Snow removal hasn’t changed much since the introduction of the horse-drawn plow in 1862. But this winter’s blizzards, which have already shattered records for the sheer amount of snow (Boston’s been deluged in 78.5 inches of powder — three times its average — and Worcester, Mass., has received a hefty 92.1 inches), are prompting smart collaborations and innovations to get the white stuff out of thoroughfares.
Make it a group effort.
Local governments plow the streets so that school buses and emergency vehicles can pass through, but some fed-up pedestrians say the policy prioritizes drivers over those who walk, bike or take public transit. Instead of griping, neighbors in Ann Arbor, Mich., banded together to operate the Snowbuddy, a 32-horsepower tractor to clear 12 miles of sidewalk each storm. Paul Tinkerhess, a 30-year resident and the lead organizer, says a unified effort makes much more sense than individuals shoveling. “It’s like taking something that’s really a linear transportation corridor, it’s one line, and dividing its maintenance responsibility into hundreds and even thousands of little links,” he says, “and assigning that responsibility to people who have a widely varying ability and even interest in maintaining that walkway.”
Solicit others to shovel.
One of the downsides of plowing the roadways is that all that snow gets piled up in huge icy banks on the curbs and corners, impeding pedestrians and upping their risk of taking a hard fall. To remove the windrows, some public transit authorities, like Rhode Island’s, have negotiated deals with advertising companies, requiring them to clear the snow around bus shelters where their signs are posted.
Chicago residents invented an ingenious way to make every ordinary citizen into a street-clearing machine: By attaching plows to almost any kind of personal vehicle. You name it, SUVs, Priuses, lawn mowers, ATVs. The Nordic Plow is a lightweight, rounded snow blade that works on almost any surface, too, so you can clear your grassy lawn or your gravel driveway. “The idea for the Nordic Auto Plows came from watching people struggle with shovels and snow blowers in cold, wintry weather,” says Richard Behan, the founder and CEO. “I believed there must be a better way.”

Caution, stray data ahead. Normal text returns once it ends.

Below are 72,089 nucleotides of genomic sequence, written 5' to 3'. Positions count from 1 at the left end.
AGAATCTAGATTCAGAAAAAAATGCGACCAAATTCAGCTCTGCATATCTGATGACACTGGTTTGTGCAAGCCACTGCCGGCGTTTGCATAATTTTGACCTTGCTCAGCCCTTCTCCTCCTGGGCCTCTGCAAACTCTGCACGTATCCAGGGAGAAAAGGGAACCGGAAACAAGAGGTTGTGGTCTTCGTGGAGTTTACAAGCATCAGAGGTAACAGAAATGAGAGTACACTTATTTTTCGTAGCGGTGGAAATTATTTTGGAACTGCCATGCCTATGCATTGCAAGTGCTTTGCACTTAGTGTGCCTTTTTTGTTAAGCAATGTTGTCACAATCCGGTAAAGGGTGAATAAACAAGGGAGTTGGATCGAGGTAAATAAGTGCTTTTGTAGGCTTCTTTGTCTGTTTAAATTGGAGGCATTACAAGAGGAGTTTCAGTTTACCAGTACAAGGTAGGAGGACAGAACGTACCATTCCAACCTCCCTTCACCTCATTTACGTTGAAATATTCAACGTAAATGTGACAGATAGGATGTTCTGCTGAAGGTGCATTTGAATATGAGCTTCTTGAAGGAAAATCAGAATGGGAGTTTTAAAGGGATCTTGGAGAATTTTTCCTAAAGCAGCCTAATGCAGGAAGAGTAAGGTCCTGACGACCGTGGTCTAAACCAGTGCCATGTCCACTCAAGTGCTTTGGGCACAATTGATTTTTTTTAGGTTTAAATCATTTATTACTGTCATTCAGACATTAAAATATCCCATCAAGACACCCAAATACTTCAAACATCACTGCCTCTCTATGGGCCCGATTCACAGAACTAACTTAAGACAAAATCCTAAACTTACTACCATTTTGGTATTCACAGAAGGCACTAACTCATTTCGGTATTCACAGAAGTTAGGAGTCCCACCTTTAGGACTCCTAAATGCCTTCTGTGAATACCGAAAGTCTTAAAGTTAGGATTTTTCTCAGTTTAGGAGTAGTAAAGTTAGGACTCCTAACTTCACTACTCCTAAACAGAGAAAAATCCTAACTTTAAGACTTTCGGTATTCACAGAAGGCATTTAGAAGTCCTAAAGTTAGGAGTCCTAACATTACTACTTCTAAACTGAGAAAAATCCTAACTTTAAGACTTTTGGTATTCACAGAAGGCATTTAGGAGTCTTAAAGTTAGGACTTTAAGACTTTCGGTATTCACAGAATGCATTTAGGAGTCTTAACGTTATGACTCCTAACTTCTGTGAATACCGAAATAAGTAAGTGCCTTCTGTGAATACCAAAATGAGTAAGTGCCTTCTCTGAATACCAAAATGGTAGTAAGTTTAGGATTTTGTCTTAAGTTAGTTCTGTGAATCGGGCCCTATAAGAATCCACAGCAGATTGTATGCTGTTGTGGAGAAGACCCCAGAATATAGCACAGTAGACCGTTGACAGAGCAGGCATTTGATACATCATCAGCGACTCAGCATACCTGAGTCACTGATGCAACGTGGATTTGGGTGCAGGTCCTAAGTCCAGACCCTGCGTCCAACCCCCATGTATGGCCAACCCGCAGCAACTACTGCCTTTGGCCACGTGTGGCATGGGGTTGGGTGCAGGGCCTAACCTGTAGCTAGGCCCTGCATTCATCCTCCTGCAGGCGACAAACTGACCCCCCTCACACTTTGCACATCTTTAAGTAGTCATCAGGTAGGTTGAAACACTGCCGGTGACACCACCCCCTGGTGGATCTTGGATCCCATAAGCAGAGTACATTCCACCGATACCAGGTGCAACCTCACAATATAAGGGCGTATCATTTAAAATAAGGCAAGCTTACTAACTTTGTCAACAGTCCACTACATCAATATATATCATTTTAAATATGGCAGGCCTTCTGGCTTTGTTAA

Move it out of town.
Conjuring odd images of the original Tea Party protest, hard-hit Boston has considered dumping the snow into the harbor. But concerned citizens have cried foul, worried that the snow will also carry salt, litter and residue of gasoline that could pollute the bay. The strategy in Minneapolis has always been to use payloaders and dump trucks to pick up snow and consolidate it into giant piles in vacant lots. The strategy is the same in Portland, Maine, where one of the collection sites has been filled with so much snow that the mound is now 40 feet tall, just below the FAA height regulation.
This one’s a no-brainer. In Boston, the city is using machines that can zap up to 400 tons of snow per hour. Some of the technology is so advanced that it filters debris out of the water before releasing the cleaned H20 down a storm drain, as the Snow Dragon does by heating snow over a tank of hot water. (Other melters work like giant hair dryers, blowing out hot air.) While effective, these machines are expensive and require lots of energy to operate. But until the city implements civil engineer Rajib Mallick’s idea — building a network of pipes that could be filled with rushing hot fluid near the surface of streets, warming the pavement and melting the snow — it’s Boston’s best bet to get rid of 6+ feet of the white stuff.